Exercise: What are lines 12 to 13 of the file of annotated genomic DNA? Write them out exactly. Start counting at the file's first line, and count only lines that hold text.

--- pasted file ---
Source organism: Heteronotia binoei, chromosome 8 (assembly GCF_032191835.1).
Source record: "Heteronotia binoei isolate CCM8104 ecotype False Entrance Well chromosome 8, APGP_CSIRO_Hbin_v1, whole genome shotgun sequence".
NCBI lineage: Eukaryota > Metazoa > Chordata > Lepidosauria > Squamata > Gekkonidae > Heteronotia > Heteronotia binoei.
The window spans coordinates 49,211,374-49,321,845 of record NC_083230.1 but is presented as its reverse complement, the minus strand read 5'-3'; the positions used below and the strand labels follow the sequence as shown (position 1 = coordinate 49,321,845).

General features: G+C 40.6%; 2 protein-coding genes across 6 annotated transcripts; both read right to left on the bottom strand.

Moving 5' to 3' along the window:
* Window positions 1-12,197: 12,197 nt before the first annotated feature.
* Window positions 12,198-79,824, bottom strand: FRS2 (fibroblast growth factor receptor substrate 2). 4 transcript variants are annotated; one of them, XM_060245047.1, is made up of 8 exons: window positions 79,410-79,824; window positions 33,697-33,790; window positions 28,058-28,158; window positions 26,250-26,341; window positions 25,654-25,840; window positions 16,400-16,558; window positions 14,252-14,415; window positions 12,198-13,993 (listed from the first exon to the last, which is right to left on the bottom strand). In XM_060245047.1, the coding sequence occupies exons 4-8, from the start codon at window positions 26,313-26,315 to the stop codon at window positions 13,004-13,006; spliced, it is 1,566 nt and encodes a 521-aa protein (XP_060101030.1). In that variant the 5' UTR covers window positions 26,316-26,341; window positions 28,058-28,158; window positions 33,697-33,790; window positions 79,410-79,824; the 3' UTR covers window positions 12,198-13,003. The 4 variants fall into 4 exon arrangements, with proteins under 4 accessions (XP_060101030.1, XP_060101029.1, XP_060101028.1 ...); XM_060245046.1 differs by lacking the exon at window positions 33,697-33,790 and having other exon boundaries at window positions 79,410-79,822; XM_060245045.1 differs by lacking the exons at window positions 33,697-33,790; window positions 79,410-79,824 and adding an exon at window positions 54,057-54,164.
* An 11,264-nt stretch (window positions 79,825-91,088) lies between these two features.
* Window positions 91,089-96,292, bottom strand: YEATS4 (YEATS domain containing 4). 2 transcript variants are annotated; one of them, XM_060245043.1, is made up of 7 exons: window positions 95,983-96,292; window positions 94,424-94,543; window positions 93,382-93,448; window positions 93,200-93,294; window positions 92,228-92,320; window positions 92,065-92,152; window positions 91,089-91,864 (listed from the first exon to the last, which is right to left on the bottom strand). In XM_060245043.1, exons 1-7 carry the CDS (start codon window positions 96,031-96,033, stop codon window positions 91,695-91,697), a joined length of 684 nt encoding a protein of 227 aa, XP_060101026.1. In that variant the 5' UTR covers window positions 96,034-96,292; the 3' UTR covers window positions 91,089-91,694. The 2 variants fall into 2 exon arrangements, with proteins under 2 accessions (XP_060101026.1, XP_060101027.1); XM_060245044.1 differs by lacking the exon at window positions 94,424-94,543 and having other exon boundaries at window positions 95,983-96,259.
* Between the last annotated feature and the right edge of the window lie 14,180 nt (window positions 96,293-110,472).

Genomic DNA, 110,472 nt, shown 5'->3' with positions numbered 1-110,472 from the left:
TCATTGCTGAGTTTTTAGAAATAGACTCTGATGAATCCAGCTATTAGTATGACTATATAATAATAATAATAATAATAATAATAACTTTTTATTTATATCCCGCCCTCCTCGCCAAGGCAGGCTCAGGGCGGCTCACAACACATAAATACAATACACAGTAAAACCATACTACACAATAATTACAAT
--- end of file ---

Genomic DNA, 110,472 nt, shown 5'->3' with positions numbered 1-110,472 from the left:
TCATTGCTGAGTTTTTAGAAATAGACTCTGATGAATCCAGCTATTAGTATGACTATATAATAATAATAATAATAATAATAATAACTTTTTATTTATATCCCGCCCTCCTCGCCAAGGCAGGCTCAGGGCGGCTCACAACACATAAATACAATACACAGTAAAACCATACTACACAATAATTACAAT